Figure 3

Kinetics of sodium channel activation and inactivation. (A) Voltage dependant steady state activation (n = 10,11, and 8 for WT, p.R965C, and p.1876insM respectively) and steady state inactivation (n = 10,11, and 8 for WT, p.R965C, and p.1876insM respectively). *, p < 0.05; **, p < 0.01 when compared to WT using one way ANOVA followed by Tukey test (B) Time constant of inactivation. This was accessed by fitting the decaying phase of current trace obtained as in Figure 2A with one exponential equation: Y = Aexp(-t/τ) + C. *, p < 0.05 when compared to WT

Time constants of fast inactivation

On stimulation, sodium channel open and inactivated rapidly. Fast inactivation was accessed by analysis of time constant of fast inactivation. By fitting the decaying phase of sodium current, we found that the time constants of inactivation for p.1876insM were significant larger than WT (Figure 3B). This suggested that p.1876insM inactivated slower than WT during depolarizing stimulation.

Recovery from inactivation and development of slow inactivation

Sodium channel inactivates rapidly by depolarizing stimuli but also recovers from inactivation rapidly during hyperpolarizing potential between depolarizing stimuli. Recovery from inactivation was evaluated by applying a long depolarizing pulse (20 mV, 500 ms) followed by a hyperpolarizing pulse (-120 mV) with time intervals to allow the channels to recover from inactivation. During the hyperpolarizing pulse, a brief depolarizing pulse was applied and the current elicited at this stage was analyzed. When the data were fitted with two exponential equation, the obtained parameters were as followed. For WT, A = 0.83 ± 0.03, τ f = 6.19 ± 0.33, and τ s = 59.85 ± 11.17. For p.R965C, A = 0.82 ± 0.15, τ f = 8.06 ± 0.61 (p < 0.01), and τ s = 66.12 ± 21.16. For p.1876insM, A = 0.65 ± 0.12, τ f = 10.7 ± 1.96 (p < 0.01), and τ s = 58.76 ± 19.85. This suggested that both mutants showed a significantly slower recovery from inactivation (Figure. 4A). Besides the fast inactivation, cardiac sodium channel might enter a more stable state of inactivation called slow inactivation upon prolonged depolarizing stimuli. Here we apply a depolarizing pulse (20 mV) with time intervals as in Figure 3B to access this property. We found that p.R965C channel was more prone to develop slow inactivation and this was statistically significant (Figure 4B).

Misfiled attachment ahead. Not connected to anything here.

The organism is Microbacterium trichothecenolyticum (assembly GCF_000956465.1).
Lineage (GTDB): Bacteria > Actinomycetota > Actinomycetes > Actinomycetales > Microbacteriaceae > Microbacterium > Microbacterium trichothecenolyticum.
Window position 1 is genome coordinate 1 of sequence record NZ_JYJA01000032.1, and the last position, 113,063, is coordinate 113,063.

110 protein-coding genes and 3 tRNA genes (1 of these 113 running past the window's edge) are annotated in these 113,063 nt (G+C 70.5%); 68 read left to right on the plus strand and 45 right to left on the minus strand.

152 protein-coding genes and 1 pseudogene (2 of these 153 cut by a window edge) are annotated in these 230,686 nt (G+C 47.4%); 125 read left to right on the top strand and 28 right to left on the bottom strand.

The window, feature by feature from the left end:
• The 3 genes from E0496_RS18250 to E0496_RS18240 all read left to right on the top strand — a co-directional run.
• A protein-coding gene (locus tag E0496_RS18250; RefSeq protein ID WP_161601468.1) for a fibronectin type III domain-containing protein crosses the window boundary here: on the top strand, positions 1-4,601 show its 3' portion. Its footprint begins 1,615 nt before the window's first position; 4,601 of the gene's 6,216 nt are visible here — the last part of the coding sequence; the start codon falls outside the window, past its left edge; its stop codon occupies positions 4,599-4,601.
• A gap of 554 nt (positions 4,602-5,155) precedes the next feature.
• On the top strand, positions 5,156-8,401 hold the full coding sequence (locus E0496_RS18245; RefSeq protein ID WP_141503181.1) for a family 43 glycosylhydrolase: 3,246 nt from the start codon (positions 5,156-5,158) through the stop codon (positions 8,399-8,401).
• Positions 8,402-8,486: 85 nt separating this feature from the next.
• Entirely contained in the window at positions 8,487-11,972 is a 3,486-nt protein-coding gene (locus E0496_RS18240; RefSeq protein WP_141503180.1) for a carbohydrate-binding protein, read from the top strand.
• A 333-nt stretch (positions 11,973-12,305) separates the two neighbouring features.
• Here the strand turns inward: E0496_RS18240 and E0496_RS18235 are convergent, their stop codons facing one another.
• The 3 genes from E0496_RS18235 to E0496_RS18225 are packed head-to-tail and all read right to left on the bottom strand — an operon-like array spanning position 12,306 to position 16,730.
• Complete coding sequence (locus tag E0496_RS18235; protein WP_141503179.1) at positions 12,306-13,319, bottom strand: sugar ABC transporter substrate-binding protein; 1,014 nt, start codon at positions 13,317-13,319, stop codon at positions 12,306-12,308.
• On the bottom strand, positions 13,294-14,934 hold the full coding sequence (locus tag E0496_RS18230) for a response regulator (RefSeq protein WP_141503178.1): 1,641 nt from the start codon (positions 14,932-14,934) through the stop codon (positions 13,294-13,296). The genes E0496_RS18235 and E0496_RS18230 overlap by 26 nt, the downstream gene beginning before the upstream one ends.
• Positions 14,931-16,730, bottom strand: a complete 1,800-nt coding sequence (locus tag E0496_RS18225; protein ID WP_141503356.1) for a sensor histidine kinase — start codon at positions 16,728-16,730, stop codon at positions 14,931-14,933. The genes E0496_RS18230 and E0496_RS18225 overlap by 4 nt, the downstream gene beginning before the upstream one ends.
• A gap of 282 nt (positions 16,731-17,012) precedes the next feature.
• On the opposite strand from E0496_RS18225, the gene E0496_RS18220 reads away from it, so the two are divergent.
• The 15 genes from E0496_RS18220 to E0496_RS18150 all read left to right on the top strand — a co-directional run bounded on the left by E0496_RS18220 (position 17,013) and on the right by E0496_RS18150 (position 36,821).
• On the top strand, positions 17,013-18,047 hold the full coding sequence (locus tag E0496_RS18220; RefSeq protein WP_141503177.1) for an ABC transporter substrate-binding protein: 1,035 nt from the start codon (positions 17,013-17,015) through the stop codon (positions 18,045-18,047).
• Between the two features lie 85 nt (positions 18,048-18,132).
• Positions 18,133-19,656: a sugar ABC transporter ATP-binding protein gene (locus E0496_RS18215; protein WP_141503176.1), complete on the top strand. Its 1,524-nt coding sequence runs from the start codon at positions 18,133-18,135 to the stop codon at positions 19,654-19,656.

Figure 4

Recovery from inactivation and develop of slow inactivation. (A) Recovery from inactivation (n = 10,11, and 8 for WT, p.R965C, and p.1876insM respectively). The currents recorded at P2 were normalized to that at P1 and were plotted against time. Two-exponential equation was used to fit the plot. (B) Develop of slow inactivation. Currents at P2 and P1 were normalized and plotted against time (n = 8, 10, and 6 for WT, p.R965C, and p.1876insM respectively). **, p < 0.01 when compared to WT using one way ANOVA followed by Tukey test

Cell surface protein biotinylation and Western blotting

SCN5A encodes the alpha subunit of cardiac sodium channel and therefore its functional destination in cells should be the cell surface membrane. We performed cell surface protein biotinylation reaction to access whether SCN5A protein reached cell surface membrane. In this reaction, only cell surface proteins were exposed to biotinylaing reagent and added biotins on them. After immunoprecipitated with anti-myc antibody, the immunoprecipatated complexes were subject to western blotting and analyzed by HRP conjugated streptavidin, which recognized biotinylated proteins. Clear presence of biotinylated proteins for all constructs (WT, p.I848fs, p.R965C, and p.1876insM) was observed (Figure 5). This suggested that they were all capable to reach to cell surface.
Figure 5

Representative western blotting of WT, p.I848fs. p.R965C, and p.1876insM SCN5A channels from 4 independent experiments. HEK293T transfected with WT or mutant plasmid were firstly treated with cell impermeable biotinylation reagent and total proteins were extracted from these cells. After immunoprecipitated with anti-myc antibody, which recognized the epitope added on all SCN5A constructs, the immunoprecipitated complex were subject to western blotting and reacted with HRP conjugated streptavidin. All four SCN5A constructs displayed bands by western blotting, indicating they were all subject to biotinylation reaction. This suggested that they all reached cytoplasmic membrane. Note that p.I848fs produced a truncated protein with a smaller molecular weigh than others.

Intracellular trafficking analysis by confocal imaging

The construct used in this study had a myc epitope fused to the N-terminus of SCN5A protein so that we might regard antibody that recognized myc as the one that target SCN5A. The construct also generated GFP protein dicistronically and we might therefore regard the presence of GFP protein as the presence of transfected cells. Similar intracellular distribution for WT and mutants SCN5A proteins, and the presence of red florescence at the periphery of cells were observed. This suggested that p.I848fs as well as others were trafficking competent (Figure 6). There were some strong 'red spot', and this might due to the immature proteins in ER pool.
Figure 6

Immunocytochemistry staining revealed by confocal image (total cells analyzed were 25, 18, 6, and 9 for WT, p.I848fs, p.R965C, and p.1876insM respectively from 7 independent experiments). The presence of red fluorescence (anti-myc antibody) at cytoplasmic membrane indicated that WT as well as other mutants were all trafficking competent. The red spot at the center of cell might be immature SCN5A protein in ER.

Discussion

We characterized three mutations in SCN5A among Taiwanese patients with Brugada syndrome using patch clamp technique, western blotting and confocal imaging. Western blotting and confocal imaging showed that three mutants were trafficking-competent. However, their electrophysiological properties were impaired when compared with WT. p.I848fs elicited no sodium current. p.R965C produced sodium channel with impaired steady state inactivation, recovery from inactivation and slow inactivation while p.1876insM generated sodium channel with altered kinetics of activation, inactivation, and recovery from inactivation. We recognized that a decreased of sodium current might contribute to Brugada syndrome because all the three mutations resulted in a decrease of sodium current. However, the degree of sodium channel decrease does not seem to correlate with conduction time such as PR interval. Some other factors might compensate or play unknown roles in the clinical presentation.